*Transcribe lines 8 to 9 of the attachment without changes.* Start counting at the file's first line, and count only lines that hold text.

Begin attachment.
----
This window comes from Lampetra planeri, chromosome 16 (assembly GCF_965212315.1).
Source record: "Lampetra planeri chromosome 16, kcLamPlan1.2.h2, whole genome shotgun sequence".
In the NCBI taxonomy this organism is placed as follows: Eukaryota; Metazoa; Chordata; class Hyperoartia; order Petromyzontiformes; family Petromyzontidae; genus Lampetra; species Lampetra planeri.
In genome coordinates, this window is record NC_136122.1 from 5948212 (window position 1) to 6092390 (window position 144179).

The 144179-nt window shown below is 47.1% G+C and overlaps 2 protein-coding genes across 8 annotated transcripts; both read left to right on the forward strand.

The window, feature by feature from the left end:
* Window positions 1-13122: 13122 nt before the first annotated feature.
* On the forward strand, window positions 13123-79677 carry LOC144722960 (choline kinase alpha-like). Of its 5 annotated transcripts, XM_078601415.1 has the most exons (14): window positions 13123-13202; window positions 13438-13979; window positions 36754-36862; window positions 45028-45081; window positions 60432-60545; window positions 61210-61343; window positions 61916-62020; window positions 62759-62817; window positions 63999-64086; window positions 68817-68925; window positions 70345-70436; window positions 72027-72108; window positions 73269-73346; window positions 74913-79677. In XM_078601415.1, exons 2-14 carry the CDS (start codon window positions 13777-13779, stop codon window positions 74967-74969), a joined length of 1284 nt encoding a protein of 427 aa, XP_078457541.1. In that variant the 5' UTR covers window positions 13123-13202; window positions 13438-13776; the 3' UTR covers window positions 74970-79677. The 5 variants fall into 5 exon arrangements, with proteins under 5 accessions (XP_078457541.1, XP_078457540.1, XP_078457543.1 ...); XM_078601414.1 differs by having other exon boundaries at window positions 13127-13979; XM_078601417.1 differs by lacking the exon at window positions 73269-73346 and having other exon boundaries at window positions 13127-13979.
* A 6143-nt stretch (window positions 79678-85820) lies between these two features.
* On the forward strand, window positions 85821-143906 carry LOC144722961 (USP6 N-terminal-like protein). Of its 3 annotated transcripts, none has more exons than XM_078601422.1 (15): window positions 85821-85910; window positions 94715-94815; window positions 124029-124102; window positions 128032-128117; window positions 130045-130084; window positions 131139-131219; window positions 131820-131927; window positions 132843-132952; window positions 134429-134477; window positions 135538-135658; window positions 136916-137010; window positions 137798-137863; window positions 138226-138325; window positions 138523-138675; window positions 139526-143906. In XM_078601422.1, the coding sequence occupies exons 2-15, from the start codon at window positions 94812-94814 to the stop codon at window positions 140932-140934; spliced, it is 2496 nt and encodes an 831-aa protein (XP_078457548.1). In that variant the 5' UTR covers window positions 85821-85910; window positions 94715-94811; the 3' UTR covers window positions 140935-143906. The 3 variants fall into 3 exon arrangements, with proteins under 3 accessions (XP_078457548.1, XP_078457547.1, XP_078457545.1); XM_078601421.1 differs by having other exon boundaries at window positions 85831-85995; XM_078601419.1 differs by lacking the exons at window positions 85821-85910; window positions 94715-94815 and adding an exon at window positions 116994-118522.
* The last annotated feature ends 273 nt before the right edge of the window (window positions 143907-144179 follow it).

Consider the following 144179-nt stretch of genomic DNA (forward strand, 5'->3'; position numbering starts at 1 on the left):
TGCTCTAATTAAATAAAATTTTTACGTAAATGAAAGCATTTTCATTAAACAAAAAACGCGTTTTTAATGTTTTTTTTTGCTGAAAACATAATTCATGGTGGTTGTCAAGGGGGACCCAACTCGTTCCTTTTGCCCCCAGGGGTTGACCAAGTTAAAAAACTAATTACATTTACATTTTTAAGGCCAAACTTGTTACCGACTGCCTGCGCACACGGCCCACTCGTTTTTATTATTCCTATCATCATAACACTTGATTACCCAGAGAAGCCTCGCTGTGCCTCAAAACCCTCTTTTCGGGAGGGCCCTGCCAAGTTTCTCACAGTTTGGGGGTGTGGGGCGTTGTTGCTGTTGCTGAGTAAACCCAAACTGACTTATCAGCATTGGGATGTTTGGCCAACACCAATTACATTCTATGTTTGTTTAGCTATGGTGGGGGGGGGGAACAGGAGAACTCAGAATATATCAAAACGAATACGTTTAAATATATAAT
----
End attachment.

* On the forward strand, window positions 13123-79677 carry LOC144722960 (choline kinase alpha-like). Of its 5 annotated transcripts, XM_078601415.1 has the most exons (14): window positions 13123-13202; window positions 13438-13979; window positions 36754-36862; window positions 45028-45081; window positions 60432-60545; window positions 61210-61343; window positions 61916-62020; window positions 62759-62817; window positions 63999-64086; window positions 68817-68925; window positions 70345-70436; window positions 72027-72108; window positions 73269-73346; window positions 74913-79677. In XM_078601415.1, exons 2-14 carry the CDS (start codon window positions 13777-13779, stop codon window positions 74967-74969), a joined length of 1284 nt encoding a protein of 427 aa, XP_078457541.1. In that variant the 5' UTR covers window positions 13123-13202; window positions 13438-13776; the 3' UTR covers window positions 74970-79677. The 5 variants fall into 5 exon arrangements, with proteins under 5 accessions (XP_078457541.1, XP_078457540.1, XP_078457543.1 ...); XM_078601414.1 differs by having other exon boundaries at window positions 13127-13979; XM_078601417.1 differs by lacking the exon at window positions 73269-73346 and having other exon boundaries at window positions 13127-13979.
* A 6143-nt stretch (window positions 79678-85820) lies between these two features.